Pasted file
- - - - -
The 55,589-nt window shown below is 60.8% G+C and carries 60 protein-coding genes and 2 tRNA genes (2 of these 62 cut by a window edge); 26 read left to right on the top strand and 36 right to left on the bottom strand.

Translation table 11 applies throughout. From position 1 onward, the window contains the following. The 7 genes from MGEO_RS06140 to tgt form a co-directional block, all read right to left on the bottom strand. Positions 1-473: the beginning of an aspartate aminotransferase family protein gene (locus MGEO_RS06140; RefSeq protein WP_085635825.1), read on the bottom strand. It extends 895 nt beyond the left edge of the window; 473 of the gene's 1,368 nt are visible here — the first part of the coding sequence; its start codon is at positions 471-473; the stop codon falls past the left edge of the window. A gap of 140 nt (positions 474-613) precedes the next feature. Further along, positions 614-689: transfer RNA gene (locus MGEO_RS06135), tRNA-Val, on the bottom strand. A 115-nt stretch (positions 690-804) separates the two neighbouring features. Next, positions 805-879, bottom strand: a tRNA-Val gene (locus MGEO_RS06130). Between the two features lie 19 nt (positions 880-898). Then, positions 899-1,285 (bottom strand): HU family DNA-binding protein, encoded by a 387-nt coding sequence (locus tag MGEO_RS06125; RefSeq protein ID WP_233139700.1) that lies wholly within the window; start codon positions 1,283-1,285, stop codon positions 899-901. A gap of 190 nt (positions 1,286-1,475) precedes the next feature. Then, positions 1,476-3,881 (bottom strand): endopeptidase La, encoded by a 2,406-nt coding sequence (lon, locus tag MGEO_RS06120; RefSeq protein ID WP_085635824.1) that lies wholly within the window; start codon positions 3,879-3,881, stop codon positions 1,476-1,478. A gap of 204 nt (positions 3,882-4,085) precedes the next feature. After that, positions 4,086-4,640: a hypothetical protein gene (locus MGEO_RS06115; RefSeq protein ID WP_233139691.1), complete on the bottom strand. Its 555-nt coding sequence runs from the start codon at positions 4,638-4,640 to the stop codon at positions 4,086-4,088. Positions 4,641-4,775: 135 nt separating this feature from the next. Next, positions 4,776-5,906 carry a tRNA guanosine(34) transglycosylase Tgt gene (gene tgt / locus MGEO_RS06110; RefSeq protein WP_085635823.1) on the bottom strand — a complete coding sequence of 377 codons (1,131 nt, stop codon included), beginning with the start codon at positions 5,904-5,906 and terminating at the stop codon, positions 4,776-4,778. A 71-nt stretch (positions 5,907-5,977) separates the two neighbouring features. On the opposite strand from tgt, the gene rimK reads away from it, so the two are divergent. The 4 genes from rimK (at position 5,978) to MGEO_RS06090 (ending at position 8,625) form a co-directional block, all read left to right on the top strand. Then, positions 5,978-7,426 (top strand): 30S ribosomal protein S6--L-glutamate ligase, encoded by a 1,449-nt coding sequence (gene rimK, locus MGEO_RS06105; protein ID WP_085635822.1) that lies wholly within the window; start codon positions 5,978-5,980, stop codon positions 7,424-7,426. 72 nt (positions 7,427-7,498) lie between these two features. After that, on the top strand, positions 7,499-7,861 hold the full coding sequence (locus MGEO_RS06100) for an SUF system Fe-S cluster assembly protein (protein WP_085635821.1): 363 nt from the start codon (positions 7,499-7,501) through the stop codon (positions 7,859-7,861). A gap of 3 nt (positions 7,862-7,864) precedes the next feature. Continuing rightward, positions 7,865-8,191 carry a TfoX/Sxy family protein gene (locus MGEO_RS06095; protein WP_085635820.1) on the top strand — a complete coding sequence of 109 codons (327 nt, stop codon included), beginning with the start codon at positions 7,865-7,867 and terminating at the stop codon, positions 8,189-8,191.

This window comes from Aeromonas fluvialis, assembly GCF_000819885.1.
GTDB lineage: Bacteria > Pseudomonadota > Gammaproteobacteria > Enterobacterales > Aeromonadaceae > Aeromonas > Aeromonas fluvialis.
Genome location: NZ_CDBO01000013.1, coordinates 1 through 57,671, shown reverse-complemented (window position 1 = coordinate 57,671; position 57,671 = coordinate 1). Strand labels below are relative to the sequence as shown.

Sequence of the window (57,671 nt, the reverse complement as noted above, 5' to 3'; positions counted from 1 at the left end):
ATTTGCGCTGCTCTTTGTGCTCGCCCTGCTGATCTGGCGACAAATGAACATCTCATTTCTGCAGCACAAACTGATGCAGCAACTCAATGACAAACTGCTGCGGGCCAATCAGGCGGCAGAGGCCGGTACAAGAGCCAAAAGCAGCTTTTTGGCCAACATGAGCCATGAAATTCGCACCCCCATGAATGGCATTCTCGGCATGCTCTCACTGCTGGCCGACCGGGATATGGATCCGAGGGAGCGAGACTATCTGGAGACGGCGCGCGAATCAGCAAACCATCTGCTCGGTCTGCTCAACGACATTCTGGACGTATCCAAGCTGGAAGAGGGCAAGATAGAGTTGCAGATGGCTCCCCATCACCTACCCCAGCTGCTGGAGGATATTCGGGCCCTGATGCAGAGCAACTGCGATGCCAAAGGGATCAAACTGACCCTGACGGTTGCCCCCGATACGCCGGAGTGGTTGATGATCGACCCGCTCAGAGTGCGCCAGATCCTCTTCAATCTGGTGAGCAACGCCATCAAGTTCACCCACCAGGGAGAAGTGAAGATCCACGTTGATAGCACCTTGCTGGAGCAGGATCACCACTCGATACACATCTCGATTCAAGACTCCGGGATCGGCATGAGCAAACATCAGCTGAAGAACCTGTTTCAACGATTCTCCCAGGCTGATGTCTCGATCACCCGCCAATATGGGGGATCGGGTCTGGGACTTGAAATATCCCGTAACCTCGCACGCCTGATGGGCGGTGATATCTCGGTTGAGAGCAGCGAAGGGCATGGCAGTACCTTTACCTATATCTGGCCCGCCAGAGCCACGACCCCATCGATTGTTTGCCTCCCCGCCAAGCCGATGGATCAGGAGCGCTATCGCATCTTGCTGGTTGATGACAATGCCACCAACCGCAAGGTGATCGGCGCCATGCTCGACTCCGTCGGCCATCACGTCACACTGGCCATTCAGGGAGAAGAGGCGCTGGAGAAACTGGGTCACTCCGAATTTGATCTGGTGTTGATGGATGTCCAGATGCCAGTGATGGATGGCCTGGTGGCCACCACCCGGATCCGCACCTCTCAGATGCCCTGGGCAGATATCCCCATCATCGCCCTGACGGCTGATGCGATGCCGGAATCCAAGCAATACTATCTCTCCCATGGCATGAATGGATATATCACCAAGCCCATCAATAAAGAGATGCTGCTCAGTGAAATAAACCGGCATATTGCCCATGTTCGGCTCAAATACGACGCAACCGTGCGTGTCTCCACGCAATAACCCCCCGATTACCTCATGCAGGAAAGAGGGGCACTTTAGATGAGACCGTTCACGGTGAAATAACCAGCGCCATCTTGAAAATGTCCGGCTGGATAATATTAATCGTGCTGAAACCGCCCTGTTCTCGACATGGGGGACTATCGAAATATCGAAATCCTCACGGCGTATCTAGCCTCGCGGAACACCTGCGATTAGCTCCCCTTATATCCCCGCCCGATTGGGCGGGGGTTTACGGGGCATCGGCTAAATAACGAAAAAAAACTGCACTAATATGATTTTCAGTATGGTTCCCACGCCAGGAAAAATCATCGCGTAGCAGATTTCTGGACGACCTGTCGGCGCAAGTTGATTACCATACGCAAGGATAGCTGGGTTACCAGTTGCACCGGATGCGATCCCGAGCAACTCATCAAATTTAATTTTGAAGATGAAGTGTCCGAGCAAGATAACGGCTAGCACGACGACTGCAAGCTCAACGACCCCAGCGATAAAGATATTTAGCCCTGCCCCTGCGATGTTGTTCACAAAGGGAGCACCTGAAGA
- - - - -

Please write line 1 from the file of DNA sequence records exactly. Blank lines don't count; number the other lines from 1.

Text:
The 55,589-nt window shown below is 60.8% G+C and carries 60 protein-coding genes and 2 tRNA genes (2 of these 62 cut by a window edge); 26 read left to right on the top strand and 36 right to left on the bottom strand.